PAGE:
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India’s nuclear power state

In the area of nuclear energy in India, Tamil Nadu can lay claim to several firsts.
Dr Homi Bhabha, the celebrated scientist, selected Kalpakkam for setting up India’s third nuclear power plant (MAPS). The first indigenous PHWR reactor was erected here after the Canadians walked out of the collaboration with India in the aftermath of the Pokhran I. Due to the infrastructure constraints of developing the technology indigenously and to prepare Indian industries to manufacture specialized components for the plant, it took 14 years to bring the reactor to completion. MAPS I started in 1984 and MAPS II in 1986.
That turned out to be the watershed mark to perfect the indigenous PHWR reactor technology in India. Based on this model, today 20 reactors are operating in the country smoothly. Nuclear Power Corporation claims that it can put up these 235 MW reactors and their upgraded version of 550/700 MW in five years. One of the units in Kaiga set up a world record for continuous operation for any type of nuclear reactors.
If Dr. Bhabha had envisaged the fast reactor research centre in Kalpakkam, it was his famous disciple, Dr Vikram Sarabhai, who implemented the plans for launching the Centre. Later named IGCAR, this is one the few centres in the world devoted for such specialised research work. The first demonstration fast reactor unit, the 40 MW (13 MWe) Fast Breeder Test Reactor, was set up integrated with electricity production and is up and working since 1985. Today, IGCAR also houses a 30 KW Kamini reactor which is the only operating reactor in the world to be fuelled by U-233, a nuclear fuel derived from thorium. It is used extensively for functional testing of rocket parts for our space programme.
The FBTR proved to be the nursery for developing fast reactor technology in the country. Kalpakkam was selected for setting up commercial level fast reactors PFBR of 500 Mwe capacity. The first unit is getting completed and will enable India to join a select group of countries to commercially develop fast reactors. But we are getting impatient, having waited for its start for several years now. We hope the scientists and technologists succeed in harnessing this difficult technology and succeed in providing fast reactor nuclear power in Tamil Nadu. Thus Kalpakkam is evolving into a unique nuclear centre in the world with multiple types of reactors and auxiliary support facilities. Tamil Nadu can take pride in this.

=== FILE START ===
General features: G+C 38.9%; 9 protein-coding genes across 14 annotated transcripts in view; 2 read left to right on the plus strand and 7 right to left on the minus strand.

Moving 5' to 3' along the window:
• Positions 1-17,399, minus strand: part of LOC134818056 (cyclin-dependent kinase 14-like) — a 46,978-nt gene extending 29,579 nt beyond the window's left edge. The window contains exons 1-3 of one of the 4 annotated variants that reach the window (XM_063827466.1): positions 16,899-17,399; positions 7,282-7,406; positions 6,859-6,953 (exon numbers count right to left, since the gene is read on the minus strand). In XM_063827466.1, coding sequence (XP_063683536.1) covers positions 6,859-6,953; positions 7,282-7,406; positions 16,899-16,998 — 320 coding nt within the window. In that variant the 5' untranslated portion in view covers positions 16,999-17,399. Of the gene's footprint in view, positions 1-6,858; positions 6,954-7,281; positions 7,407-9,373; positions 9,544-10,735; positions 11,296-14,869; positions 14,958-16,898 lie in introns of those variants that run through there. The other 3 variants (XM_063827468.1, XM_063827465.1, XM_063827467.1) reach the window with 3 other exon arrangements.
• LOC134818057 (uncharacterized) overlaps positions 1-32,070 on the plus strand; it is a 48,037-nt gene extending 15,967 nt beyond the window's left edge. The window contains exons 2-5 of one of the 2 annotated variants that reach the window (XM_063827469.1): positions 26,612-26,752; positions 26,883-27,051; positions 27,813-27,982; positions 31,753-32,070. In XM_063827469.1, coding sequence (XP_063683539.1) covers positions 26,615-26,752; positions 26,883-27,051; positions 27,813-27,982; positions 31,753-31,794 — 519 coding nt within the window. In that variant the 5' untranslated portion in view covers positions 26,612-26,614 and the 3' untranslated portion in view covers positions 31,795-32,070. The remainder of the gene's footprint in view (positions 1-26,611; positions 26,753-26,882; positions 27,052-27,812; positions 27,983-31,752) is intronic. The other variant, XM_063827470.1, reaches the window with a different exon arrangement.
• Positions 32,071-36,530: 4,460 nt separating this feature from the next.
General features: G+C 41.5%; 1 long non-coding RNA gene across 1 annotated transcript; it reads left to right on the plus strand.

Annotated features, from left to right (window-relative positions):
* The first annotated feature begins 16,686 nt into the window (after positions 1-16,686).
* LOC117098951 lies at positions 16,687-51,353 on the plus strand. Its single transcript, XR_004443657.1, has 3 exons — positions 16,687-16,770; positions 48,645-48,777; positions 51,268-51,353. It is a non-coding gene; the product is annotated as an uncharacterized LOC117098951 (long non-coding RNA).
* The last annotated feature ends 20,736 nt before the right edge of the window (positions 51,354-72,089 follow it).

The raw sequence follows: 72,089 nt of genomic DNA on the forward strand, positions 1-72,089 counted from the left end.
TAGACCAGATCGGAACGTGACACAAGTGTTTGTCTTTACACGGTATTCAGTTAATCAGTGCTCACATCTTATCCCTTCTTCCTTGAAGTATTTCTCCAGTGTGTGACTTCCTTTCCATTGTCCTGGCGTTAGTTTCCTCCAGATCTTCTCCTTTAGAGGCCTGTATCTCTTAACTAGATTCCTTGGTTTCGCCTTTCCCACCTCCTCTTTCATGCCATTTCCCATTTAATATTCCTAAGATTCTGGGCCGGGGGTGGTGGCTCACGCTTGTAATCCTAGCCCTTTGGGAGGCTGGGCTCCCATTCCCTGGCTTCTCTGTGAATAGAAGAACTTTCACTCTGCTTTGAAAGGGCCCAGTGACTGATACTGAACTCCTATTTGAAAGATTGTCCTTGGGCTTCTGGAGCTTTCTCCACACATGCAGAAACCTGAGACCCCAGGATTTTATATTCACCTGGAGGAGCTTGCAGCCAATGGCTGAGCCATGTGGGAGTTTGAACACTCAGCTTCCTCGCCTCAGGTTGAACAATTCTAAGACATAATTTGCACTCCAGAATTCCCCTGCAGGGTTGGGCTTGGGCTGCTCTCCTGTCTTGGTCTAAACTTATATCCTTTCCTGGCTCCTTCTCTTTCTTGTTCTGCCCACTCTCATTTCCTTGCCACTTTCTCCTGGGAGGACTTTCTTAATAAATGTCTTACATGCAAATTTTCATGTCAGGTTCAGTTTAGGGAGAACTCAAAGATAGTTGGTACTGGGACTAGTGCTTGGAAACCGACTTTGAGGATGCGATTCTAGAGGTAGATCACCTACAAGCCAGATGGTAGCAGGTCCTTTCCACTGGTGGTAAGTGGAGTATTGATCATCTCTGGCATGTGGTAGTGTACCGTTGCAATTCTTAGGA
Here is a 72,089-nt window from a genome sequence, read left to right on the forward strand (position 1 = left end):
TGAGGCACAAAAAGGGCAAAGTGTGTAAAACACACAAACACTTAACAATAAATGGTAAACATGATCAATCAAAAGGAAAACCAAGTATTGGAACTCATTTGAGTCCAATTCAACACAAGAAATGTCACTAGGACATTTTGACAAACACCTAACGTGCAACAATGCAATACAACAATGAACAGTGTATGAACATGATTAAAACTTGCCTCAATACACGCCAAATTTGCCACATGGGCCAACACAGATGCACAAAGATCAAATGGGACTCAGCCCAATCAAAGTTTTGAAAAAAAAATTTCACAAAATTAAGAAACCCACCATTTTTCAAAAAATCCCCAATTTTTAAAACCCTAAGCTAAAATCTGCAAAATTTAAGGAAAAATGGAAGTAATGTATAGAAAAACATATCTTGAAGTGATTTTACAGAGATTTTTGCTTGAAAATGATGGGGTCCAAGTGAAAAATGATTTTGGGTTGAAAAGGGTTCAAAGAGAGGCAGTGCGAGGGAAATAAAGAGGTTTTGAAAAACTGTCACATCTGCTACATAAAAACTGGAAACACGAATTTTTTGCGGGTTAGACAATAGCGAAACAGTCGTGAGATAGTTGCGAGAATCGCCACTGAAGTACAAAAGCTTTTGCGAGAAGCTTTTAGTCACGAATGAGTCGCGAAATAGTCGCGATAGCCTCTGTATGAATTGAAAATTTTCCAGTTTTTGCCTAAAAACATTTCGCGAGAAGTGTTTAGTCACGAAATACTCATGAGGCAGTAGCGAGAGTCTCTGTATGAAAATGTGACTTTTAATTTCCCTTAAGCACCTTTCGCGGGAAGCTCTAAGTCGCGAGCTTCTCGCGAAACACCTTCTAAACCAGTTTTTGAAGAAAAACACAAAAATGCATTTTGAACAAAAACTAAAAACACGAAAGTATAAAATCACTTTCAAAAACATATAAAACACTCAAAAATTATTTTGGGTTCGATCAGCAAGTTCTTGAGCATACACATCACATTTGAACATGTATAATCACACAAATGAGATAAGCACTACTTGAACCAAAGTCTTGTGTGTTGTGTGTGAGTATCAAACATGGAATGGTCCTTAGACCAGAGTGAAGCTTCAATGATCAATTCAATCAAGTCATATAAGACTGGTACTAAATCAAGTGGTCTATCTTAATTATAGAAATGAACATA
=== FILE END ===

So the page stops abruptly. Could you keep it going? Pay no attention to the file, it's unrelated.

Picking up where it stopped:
Atomic Power Share

Then came the decision of DAE to select Kudankulam for locating the first imported large commercial power reactor in India. Today, two reactors are operating at this site and enabled Tamil Nadu to be the first nuclear state in India to achieve 12 per cent atomic power share. Work on installing four more reactors is in progress, and two of them are expected to feed TN grid in this decade to enable to increase the share of nuclear power in the state to 20 per cent. When all the six units go into operation, it will deliver a total of 6,000 MW of power. It is a matter of pride that Tamil Nadu leads the country in nuclear power.
However, there is a lot of scope for improvement in the operation of the reactors. Capacity utilisation is relatively low compared to the indigenous reactors. The Russians should be asked to identify the reasons for this resulting from extended shutdowns compared to regular outages in such reactors and to perfect smooth operation.
This increased share of nuclear power would spur the industrial revolution in south Tamil Nadu.

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